Recent Research on the Parable of the Wicked Tenants: An Assessment -- By: Klyne R. Snodgrass

Journal: Bulletin for Biblical Research
Volume: BBR 08:1 (NA 1998)
Article: Recent Research on the Parable of the Wicked Tenants: An Assessment
Author: Klyne R. Snodgrass

Recent Research on the Parable of the Wicked Tenants: An Assessment

Klyne R. Snodgrass

North Park Theological Seminary, Chicago, Illinois

The Parable of the Wicked Tenants (Mark 12:1-12) remains in the spotlight as one of the most debated—and misunderstood—parables of Jesus. Three factors lead to failure in understanding this parable: (1) ignoring its OT and Jewish context; (2) the desire on the part of interpreters to avoid any thought of judgment; and (3) the desire to avoid any correlation with Jesus. It is concluded that this parable is a juridical parable, modeled after Isaiah’s juridical parable, or song, of the vineyard (Isa 5:1-7), which passes judgment against the ruling priests of Jerusalem.

Key Words: parables, tenant farmers, vineyard, Dodd, Jeremias

If, as Luther said, scripture has a wax nose,1 parables are “absolute sculptor’s clay.” Whatever one thinks is the gospel—or even a good idea—is read into the parables. If in Adoph Jülicher’s day the scandal was the Church’s allegorizing the parables,2 in my judgment the offence of our day is method that allows an equally unjustifiable reading into parables of whatever agenda we wish. Parables were not told as creative fictions without reference, despite C. Hedrick,3 or discussion starters, despite W. Herzog,4 for they are quite clearly stories with an intent.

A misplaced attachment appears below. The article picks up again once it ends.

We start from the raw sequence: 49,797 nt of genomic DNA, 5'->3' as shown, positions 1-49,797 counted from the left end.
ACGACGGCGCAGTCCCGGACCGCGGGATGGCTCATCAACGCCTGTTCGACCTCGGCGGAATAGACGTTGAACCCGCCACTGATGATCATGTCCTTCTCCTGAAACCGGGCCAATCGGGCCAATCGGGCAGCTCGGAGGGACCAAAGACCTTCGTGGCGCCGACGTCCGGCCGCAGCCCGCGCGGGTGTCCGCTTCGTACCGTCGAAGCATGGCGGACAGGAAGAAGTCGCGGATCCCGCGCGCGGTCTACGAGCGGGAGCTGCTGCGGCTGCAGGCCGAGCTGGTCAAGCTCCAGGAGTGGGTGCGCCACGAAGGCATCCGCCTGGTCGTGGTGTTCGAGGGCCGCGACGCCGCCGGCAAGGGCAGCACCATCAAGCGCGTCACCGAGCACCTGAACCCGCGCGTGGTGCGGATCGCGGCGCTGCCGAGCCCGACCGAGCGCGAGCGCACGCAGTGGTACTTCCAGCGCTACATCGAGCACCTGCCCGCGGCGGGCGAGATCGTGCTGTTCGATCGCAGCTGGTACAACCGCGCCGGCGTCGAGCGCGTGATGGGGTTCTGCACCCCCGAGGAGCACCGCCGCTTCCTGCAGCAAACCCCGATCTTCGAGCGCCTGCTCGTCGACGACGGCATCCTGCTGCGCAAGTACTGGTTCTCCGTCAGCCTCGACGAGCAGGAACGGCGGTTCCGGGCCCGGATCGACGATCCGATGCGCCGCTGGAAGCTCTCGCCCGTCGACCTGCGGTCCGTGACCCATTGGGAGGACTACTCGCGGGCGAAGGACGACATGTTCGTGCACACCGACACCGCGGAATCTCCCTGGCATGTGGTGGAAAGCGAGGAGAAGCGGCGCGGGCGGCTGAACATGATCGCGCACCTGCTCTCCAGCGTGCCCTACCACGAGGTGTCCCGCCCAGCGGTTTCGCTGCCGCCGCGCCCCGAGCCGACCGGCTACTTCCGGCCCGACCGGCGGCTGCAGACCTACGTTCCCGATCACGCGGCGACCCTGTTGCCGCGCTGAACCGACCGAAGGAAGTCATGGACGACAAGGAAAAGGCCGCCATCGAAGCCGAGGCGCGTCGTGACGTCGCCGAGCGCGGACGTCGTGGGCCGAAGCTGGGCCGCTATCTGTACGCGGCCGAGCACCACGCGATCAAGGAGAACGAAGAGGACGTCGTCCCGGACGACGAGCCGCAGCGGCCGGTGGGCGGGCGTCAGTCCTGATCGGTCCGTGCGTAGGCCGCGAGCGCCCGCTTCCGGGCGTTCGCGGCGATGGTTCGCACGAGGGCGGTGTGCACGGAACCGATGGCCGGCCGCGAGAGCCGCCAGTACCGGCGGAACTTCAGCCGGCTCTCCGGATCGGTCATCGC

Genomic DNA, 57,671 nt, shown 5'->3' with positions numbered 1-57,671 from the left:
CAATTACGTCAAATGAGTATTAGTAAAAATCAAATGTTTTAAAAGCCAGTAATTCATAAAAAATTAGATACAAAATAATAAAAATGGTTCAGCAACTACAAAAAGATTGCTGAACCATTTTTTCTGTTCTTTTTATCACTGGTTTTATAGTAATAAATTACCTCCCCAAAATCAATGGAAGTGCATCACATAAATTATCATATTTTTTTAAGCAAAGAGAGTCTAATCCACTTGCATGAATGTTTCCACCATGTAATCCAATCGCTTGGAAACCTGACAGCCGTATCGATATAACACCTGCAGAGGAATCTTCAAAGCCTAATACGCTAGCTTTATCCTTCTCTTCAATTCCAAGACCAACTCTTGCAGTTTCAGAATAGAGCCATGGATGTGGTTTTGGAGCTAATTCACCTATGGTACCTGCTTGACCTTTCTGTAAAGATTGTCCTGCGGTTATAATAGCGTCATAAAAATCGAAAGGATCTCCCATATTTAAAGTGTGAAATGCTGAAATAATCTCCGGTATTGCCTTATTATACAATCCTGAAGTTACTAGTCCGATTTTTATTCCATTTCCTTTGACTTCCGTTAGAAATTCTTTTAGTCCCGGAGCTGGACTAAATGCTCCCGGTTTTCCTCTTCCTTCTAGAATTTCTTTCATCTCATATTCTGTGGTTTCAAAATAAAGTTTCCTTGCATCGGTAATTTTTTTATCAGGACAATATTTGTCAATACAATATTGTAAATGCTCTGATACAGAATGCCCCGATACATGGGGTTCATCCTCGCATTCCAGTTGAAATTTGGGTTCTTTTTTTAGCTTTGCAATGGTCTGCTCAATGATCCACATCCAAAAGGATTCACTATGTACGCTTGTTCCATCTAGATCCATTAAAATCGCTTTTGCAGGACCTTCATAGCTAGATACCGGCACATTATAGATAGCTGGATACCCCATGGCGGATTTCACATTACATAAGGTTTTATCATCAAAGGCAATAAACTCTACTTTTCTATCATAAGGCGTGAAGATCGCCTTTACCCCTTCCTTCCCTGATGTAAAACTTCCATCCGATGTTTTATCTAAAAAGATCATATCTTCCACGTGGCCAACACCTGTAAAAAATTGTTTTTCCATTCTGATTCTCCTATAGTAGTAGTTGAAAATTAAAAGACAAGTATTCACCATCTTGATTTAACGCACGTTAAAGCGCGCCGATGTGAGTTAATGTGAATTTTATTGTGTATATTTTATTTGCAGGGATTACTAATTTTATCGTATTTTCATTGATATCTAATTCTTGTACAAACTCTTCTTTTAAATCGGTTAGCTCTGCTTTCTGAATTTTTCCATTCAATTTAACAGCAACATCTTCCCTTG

Recent research on the Parable of the Wicked Tenants provides ample demonstration of the problem. At virtually no point is there agreement concerning this parable. The amazingly varied approaches provide a window both into parables research and into analysis of the Gospels. An awareness of publications on this parable since the appearance of my own treatment (The Parable of the Wicked Tenants) in 1983 provides insight and deserves to be chronicled. As much as

Author’s Note: Appreciation is expressed to the PEW Foundation for funding my work on parables, of which this research is a part.

anything, attention to these publications forces consideration of methodological issues.

The problem is that the Parable of the Wicked Tenants says too much for many scholars to be comfortable that it represents the view a of Jesus, but if taken out of the sphere of Jesus talking about his own a mission, the interpretations appear trivial, banal, and without si...

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